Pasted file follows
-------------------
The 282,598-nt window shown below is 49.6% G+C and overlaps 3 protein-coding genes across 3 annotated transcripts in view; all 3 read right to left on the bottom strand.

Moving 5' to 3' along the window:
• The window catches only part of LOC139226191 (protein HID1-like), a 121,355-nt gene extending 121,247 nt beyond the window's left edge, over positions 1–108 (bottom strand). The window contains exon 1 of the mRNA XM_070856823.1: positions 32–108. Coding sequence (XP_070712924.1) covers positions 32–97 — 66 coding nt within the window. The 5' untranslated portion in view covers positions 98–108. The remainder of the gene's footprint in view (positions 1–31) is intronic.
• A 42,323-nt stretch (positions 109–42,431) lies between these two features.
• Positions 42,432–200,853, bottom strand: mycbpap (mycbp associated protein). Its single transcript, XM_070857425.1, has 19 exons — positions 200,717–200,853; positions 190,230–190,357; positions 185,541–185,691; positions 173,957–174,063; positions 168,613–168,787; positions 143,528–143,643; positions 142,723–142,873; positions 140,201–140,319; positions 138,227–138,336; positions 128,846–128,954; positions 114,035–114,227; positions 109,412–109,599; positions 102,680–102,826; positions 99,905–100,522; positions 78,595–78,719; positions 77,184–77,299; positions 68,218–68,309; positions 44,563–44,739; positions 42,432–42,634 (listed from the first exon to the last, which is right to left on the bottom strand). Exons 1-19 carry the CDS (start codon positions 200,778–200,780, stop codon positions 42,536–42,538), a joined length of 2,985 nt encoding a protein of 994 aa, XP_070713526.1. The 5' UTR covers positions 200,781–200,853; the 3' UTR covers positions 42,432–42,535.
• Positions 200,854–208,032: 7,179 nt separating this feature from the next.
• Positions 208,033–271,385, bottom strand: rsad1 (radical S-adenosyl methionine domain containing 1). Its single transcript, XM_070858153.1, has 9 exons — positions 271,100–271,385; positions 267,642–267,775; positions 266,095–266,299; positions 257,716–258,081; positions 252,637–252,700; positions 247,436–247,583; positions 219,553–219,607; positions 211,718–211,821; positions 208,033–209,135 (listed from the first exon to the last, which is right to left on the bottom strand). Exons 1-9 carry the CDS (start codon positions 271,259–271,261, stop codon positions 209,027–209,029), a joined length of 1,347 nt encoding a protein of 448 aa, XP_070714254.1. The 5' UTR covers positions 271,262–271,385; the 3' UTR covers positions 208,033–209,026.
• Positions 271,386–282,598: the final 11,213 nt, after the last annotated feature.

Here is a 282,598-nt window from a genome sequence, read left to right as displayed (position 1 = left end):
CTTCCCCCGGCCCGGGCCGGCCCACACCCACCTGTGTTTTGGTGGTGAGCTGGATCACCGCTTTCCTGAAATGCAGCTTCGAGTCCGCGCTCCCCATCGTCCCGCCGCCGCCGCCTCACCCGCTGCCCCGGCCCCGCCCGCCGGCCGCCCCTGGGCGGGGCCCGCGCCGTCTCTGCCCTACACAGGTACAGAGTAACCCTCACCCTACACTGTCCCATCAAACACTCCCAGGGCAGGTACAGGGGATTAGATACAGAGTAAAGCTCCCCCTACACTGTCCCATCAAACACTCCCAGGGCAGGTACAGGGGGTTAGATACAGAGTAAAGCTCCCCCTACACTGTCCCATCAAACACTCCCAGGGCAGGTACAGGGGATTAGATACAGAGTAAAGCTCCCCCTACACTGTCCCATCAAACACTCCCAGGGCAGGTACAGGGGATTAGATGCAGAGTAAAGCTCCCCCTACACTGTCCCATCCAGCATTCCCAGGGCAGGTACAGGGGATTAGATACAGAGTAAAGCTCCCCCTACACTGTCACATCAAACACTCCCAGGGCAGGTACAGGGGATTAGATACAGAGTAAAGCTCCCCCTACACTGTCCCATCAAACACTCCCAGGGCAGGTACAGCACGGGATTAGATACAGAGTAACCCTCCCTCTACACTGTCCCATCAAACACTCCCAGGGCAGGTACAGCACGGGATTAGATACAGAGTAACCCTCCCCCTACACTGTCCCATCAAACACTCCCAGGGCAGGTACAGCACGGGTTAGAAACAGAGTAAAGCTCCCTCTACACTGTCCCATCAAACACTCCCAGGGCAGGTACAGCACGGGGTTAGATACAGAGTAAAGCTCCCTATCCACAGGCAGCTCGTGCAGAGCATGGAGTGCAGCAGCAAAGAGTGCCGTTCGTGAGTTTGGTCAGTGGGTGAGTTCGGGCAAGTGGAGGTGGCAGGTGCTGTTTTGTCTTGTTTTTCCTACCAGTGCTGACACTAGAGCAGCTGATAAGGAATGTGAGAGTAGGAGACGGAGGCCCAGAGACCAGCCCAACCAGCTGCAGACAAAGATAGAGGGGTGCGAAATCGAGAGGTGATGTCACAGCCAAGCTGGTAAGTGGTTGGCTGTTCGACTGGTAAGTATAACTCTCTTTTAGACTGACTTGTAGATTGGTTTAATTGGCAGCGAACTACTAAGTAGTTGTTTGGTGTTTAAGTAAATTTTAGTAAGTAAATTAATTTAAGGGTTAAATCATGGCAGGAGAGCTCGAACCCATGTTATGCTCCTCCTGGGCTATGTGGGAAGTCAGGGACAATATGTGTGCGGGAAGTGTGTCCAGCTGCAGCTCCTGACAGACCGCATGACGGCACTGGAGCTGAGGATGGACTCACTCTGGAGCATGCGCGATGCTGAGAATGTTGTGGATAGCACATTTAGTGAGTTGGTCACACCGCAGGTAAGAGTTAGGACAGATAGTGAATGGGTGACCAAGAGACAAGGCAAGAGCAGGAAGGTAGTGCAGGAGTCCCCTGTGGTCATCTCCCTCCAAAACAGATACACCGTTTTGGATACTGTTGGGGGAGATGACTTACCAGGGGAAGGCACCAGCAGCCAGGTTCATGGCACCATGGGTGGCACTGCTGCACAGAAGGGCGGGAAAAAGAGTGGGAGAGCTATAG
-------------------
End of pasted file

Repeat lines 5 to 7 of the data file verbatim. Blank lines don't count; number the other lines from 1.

• Positions 42,432–200,853, bottom strand: mycbpap (mycbp associated protein). Its single transcript, XM_070857425.1, has 19 exons — positions 200,717–200,853; positions 190,230–190,357; positions 185,541–185,691; positions 173,957–174,063; positions 168,613–168,787; positions 143,528–143,643; positions 142,723–142,873; positions 140,201–140,319; positions 138,227–138,336; positions 128,846–128,954; positions 114,035–114,227; positions 109,412–109,599; positions 102,680–102,826; positions 99,905–100,522; positions 78,595–78,719; positions 77,184–77,299; positions 68,218–68,309; positions 44,563–44,739; positions 42,432–42,634 (listed from the first exon to the last, which is right to left on the bottom strand). Exons 1-19 carry the CDS (start codon positions 200,778–200,780, stop codon positions 42,536–42,538), a joined length of 2,985 nt encoding a protein of 994 aa, XP_070713526.1. The 5' UTR covers positions 200,781–200,853; the 3' UTR covers positions 42,432–42,535.
• Positions 200,854–208,032: 7,179 nt separating this feature from the next.
• Positions 208,033–271,385, bottom strand: rsad1 (radical S-adenosyl methionine domain containing 1). Its single transcript, XM_070858153.1, has 9 exons — positions 271,100–271,385; positions 267,642–267,775; positions 266,095–266,299; positions 257,716–258,081; positions 252,637–252,700; positions 247,436–247,583; positions 219,553–219,607; positions 211,718–211,821; positions 208,033–209,135 (listed from the first exon to the last, which is right to left on the bottom strand). Exons 1-9 carry the CDS (start codon positions 271,259–271,261, stop codon positions 209,027–209,029), a joined length of 1,347 nt encoding a protein of 448 aa, XP_070714254.1. The 5' UTR covers positions 271,262–271,385; the 3' UTR covers positions 208,033–209,026.